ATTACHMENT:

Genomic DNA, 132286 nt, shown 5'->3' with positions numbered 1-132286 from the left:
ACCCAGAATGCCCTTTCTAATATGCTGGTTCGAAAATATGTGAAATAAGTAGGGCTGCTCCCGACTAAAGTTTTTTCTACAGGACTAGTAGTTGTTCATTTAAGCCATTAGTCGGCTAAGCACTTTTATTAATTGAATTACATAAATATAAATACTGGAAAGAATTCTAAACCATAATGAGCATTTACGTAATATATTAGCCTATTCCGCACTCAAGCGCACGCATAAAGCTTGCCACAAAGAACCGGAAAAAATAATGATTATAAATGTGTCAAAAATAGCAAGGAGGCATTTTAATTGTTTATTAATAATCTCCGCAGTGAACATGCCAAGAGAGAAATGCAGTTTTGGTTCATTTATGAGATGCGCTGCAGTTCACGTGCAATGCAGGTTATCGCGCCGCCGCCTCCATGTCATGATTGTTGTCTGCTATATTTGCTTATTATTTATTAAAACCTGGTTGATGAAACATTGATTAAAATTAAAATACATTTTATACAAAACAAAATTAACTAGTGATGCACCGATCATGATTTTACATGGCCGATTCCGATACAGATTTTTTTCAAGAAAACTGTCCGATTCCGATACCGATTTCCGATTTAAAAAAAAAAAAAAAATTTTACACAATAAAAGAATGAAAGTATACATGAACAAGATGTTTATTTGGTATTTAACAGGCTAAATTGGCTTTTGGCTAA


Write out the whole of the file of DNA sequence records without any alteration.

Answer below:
Genomic DNA, 132286 nt, shown 5'->3' with positions numbered 1-132286 from the left:
ACCCAGAATGCCCTTTCTAATATGCTGGTTCGAAAATATGTGAAATAAGTAGGGCTGCTCCCGACTAAAGTTTTTTCTACAGGACTAGTAGTTGTTCATTTAAGCCATTAGTCGGCTAAGCACTTTTATTAATTGAATTACATAAATATAAATACTGGAAAGAATTCTAAACCATAATGAGCATTTACGTAATATATTAGCCTATTCCGCACTCAAGCGCACGCATAAAGCTTGCCACAAAGAACCGGAAAAAATAATGATTATAAATGTGTCAAAAATAGCAAGGAGGCATTTTAATTGTTTATTAATAATCTCCGCAGTGAACATGCCAAGAGAGAAATGCAGTTTTGGTTCATTTATGAGATGCGCTGCAGTTCACGTGCAATGCAGGTTATCGCGCCGCCGCCTCCATGTCATGATTGTTGTCTGCTATATTTGCTTATTATTTATTAAAACCTGGTTGATGAAACATTGATTAAAATTAAAATACATTTTATACAAAACAAAATTAACTAGTGATGCACCGATCATGATTTTACATGGCCGATTCCGATACAGATTTTTTTCAAGAAAACTGTCCGATTCCGATACCGATTTCCGATTTAAAAAAAAAAAAAAAATTTTACACAATAAAAGAATGAAAGTATACATGAACAAGATGTTTATTTGGTATTTAACAGGCTAAATTGGCTTTTGGCTAA